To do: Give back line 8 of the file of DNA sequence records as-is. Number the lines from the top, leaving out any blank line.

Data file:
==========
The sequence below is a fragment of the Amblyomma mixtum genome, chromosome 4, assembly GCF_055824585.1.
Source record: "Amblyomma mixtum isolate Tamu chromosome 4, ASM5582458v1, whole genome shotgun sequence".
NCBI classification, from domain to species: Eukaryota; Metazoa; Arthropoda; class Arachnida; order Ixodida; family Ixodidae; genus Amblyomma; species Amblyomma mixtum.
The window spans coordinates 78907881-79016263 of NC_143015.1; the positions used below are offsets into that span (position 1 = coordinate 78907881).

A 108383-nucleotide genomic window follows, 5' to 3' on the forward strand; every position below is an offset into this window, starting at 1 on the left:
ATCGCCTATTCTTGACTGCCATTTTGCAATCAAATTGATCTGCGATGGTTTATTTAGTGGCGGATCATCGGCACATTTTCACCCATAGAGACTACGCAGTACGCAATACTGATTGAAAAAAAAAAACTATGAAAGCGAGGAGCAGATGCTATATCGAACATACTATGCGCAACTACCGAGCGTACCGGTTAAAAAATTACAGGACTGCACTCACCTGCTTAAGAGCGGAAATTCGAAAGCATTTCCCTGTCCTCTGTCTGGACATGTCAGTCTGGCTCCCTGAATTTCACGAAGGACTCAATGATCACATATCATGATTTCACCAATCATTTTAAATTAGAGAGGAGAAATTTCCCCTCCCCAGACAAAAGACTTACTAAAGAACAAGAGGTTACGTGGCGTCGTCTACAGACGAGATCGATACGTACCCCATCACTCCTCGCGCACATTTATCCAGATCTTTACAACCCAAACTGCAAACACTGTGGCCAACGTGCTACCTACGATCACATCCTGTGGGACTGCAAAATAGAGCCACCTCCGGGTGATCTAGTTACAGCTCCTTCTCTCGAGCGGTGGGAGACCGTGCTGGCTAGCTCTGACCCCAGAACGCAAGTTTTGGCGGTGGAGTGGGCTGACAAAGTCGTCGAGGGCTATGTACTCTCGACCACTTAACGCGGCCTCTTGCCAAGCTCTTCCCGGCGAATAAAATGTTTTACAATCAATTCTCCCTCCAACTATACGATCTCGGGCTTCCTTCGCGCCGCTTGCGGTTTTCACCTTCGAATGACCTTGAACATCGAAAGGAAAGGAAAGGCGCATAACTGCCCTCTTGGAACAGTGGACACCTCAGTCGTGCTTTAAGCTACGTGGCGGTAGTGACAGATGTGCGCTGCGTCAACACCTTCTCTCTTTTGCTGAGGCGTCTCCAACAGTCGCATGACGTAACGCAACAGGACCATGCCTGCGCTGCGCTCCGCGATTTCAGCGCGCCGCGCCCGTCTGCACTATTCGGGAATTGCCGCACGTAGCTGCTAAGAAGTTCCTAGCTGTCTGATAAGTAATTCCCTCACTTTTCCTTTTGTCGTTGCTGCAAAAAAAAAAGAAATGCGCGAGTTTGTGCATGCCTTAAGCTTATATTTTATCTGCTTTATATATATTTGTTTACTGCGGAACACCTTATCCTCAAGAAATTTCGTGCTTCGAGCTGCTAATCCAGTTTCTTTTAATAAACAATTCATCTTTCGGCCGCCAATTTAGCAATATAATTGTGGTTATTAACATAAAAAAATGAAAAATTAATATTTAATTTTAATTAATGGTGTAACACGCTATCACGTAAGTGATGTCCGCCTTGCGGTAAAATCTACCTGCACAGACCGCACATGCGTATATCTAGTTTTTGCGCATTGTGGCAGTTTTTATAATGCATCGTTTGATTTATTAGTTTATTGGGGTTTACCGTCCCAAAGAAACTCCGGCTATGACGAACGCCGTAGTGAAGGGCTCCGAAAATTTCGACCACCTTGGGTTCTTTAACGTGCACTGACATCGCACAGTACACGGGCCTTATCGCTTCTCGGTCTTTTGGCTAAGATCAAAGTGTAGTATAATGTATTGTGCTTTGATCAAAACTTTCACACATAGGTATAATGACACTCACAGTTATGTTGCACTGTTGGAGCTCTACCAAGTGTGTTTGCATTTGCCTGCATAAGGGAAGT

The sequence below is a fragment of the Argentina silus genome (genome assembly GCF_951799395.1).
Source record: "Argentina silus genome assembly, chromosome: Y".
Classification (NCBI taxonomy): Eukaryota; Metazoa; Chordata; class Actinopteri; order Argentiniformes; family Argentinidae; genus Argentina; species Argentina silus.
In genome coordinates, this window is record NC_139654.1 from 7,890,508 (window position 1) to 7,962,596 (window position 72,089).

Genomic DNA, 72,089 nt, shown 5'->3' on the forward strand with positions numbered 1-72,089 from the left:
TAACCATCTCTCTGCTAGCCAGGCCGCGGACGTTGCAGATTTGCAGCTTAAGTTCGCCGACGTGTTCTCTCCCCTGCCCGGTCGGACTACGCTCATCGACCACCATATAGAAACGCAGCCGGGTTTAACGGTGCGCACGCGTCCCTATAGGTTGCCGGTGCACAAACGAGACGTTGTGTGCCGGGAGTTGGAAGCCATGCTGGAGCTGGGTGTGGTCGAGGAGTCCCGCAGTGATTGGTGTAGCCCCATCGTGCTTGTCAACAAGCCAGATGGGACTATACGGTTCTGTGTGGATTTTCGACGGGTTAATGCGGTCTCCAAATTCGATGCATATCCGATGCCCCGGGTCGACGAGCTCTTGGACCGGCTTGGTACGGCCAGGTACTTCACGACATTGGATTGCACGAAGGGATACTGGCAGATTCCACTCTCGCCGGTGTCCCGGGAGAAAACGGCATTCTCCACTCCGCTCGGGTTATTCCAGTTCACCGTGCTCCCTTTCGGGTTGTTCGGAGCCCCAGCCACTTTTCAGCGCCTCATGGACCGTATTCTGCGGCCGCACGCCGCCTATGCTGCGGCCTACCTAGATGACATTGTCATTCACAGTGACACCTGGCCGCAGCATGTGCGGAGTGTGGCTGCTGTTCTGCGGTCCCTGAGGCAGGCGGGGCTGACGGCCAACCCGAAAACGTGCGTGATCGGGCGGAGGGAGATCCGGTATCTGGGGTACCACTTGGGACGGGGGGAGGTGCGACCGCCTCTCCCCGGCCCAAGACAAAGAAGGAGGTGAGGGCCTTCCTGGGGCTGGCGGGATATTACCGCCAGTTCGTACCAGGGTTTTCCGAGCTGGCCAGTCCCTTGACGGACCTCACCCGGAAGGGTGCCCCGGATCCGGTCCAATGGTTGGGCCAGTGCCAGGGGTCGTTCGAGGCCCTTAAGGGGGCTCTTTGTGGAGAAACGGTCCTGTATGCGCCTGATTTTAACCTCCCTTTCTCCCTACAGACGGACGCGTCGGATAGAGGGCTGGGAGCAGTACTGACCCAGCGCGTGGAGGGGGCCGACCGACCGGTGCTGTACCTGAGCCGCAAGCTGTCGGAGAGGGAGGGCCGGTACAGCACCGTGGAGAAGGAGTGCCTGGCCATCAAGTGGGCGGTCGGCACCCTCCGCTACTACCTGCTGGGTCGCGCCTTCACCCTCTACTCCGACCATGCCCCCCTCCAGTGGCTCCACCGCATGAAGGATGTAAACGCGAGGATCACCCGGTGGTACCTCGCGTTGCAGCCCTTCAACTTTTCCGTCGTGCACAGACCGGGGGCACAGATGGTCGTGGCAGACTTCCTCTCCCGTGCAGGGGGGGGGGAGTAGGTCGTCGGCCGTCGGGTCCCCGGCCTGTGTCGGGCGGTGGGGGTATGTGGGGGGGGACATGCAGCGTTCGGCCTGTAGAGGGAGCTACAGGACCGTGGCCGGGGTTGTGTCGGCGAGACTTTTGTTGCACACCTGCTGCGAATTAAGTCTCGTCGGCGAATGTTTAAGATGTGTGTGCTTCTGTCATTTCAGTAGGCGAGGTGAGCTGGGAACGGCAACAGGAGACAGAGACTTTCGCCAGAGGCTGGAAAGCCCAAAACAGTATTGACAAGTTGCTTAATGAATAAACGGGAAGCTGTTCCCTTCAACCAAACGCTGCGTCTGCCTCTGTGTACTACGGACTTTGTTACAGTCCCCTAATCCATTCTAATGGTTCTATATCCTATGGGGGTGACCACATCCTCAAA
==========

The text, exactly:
Source record: "Argentina silus genome assembly, chromosome: Y".